See:
BTU Calculator
How to Size Your Air Conditioning System at AC 4 Life


AFUE - Annual fuel-utilization-efficiency


See Air Conditioner Efficiency


Terms:
  • AFUE - Annual fuel-utilization-efficiency - A percentage of how much fuel it can convert into usable heat, with a scale ranging from around 30-100
  • CDD - Cooling degree days
    Take the average of a day's high and low and subtract 65° F
  • COP - Coefficient of performance
  • EER -Energy Efficiency Ratio -The efficiency you can expect from the air conditioner at peak cooling time (in the midst of the summer) because it is measured at only one, higher temperature.
  • EIA - U.S. Energy Information Administration
  • HDD - Heating degree days
    65 minus the average of a day's high and low in degrees F.
  • IECC - International Energy Conservation Code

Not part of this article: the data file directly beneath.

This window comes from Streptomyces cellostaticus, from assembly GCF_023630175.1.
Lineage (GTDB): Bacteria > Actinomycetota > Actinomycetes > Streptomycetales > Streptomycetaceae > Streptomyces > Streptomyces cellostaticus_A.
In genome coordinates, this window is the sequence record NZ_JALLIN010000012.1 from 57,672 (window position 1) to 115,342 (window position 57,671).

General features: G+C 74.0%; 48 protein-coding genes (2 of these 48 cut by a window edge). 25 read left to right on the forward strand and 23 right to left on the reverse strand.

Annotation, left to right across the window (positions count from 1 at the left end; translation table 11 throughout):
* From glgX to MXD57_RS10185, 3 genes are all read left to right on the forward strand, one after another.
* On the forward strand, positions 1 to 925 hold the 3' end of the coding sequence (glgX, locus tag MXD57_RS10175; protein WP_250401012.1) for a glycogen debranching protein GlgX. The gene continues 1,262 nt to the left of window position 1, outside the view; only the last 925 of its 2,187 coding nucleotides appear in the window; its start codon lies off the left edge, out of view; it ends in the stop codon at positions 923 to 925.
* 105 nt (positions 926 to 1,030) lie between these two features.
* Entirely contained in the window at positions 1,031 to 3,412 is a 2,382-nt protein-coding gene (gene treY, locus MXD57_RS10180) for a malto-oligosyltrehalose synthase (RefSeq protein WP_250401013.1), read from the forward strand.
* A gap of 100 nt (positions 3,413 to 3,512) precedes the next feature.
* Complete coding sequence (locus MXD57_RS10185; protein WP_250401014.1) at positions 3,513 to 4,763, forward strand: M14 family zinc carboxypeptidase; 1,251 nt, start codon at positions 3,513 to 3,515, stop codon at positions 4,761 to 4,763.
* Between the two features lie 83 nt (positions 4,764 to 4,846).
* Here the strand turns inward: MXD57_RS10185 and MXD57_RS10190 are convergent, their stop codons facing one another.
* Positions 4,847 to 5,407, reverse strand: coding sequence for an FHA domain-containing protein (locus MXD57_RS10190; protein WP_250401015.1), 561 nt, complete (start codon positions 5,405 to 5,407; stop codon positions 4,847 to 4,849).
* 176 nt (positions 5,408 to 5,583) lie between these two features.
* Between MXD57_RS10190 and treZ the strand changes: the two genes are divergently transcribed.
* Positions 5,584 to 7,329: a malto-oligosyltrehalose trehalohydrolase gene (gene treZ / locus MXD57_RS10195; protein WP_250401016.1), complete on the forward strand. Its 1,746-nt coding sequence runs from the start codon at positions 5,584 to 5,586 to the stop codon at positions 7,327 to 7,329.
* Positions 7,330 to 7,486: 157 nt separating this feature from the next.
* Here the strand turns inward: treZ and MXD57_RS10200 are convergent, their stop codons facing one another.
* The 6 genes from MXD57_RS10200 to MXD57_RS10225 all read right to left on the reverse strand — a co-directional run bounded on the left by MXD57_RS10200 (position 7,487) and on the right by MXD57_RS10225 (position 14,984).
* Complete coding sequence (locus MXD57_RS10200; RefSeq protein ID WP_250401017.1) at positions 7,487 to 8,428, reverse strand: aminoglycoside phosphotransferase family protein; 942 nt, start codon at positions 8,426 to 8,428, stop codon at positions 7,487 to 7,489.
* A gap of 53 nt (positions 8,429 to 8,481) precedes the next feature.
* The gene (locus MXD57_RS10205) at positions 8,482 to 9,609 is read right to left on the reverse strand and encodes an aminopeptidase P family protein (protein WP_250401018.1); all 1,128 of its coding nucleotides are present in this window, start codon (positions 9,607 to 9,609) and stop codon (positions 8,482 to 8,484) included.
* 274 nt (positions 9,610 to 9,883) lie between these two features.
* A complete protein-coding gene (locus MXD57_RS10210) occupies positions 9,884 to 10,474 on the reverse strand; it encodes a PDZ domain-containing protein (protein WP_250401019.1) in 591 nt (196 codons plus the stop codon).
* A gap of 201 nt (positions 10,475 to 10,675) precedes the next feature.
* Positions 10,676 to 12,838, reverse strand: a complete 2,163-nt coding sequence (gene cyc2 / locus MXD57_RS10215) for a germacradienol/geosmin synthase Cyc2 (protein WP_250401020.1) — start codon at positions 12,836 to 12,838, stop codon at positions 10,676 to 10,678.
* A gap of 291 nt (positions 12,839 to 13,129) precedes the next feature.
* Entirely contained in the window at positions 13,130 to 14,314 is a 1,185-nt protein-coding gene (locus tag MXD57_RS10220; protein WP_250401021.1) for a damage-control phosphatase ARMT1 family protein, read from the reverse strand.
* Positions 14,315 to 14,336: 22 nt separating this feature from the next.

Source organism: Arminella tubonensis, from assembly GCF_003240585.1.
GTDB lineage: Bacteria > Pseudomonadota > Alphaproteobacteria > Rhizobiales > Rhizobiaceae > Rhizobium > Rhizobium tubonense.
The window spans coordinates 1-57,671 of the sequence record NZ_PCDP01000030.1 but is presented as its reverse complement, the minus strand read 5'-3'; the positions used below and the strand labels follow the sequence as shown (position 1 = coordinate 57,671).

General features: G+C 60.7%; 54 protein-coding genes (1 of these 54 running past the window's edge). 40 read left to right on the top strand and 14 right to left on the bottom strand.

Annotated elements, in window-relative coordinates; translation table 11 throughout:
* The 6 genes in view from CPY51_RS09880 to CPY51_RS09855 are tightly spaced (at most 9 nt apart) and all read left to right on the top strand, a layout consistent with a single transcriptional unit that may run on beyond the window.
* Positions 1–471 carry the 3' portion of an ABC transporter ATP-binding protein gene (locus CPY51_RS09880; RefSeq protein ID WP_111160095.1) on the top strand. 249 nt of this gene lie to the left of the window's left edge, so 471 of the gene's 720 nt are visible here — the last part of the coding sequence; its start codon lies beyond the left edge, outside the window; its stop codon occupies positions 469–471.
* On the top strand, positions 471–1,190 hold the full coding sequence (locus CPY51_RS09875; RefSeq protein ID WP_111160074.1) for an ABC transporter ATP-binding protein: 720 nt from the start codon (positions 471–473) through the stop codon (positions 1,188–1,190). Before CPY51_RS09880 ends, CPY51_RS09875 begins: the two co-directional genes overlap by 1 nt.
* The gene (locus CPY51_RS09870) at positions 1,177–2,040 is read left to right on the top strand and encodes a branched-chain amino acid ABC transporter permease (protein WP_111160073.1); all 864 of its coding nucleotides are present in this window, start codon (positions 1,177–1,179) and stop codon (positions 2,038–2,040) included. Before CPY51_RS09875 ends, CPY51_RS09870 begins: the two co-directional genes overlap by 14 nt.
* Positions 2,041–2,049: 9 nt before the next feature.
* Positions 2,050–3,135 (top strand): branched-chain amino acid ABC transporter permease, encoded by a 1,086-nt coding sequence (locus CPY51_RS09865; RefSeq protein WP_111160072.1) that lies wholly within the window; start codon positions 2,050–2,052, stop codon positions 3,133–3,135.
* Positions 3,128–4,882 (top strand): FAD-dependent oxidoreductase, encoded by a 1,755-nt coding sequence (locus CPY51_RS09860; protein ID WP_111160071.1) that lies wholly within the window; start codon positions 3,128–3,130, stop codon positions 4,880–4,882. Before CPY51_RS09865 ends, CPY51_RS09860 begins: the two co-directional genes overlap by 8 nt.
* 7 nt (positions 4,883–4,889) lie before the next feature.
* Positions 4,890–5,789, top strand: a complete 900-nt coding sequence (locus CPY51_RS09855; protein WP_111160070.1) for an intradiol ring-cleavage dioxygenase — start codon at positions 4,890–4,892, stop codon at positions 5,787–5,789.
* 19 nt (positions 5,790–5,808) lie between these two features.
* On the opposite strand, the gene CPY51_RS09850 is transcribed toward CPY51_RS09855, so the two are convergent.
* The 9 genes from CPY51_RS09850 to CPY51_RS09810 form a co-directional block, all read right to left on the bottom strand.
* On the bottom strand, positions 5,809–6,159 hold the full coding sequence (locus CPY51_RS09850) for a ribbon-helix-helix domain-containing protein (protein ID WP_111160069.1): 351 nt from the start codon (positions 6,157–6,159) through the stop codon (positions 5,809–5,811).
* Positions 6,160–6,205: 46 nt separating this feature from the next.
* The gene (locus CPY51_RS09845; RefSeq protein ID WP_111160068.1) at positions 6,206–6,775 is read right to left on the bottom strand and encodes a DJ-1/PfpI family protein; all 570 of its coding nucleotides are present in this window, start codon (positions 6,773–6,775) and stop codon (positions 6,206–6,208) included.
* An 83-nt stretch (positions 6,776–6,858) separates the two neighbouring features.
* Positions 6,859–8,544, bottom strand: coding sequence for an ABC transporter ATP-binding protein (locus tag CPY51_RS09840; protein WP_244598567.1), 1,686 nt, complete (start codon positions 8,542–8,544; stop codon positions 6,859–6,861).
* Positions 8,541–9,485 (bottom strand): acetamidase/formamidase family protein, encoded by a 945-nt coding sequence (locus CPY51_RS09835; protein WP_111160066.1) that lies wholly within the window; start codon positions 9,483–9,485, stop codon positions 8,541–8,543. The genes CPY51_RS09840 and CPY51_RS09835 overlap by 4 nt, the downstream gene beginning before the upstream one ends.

• IP or I-P - Inch Pounds - US measurements - Fahrenheit, Inch, ...
  • IS - Système International d'Unités (International System of Units) Celsius, meteres, grams
  • PCL - peak cooling load (heat gain) in Btu/hr
  • R-value - A measure of conductance and resistance
  • SEER - Seasonal Energy Efficiency Ratio rating (10-26) - An average. It takes into account the highs and lows of a typical home's cooling pattern.
  • SHGC - Solar Heat Gain Coefficient - Measures how much heat from the sun is blocked by windows
  • U-factor - Measures how well a product prevents heat from escaping a home or building. U-factor ratings generally fall between 0.15 and 1.20. The lower the U-factor, the better a product is at keeping heat inside the building.
    . U-factor, takes into account more than conductance. It also is affected by the airflow (convection) around the window and the emissivity (radiated or reflected heat) of the glass.
  • VT - Visible Transmittance - measures how much light comes through a product

Links:
Room Air Conditioner sizing guide | ENERGY STAR
Central Air Conditioning | Department of Energy

last updated 10 Aug 2016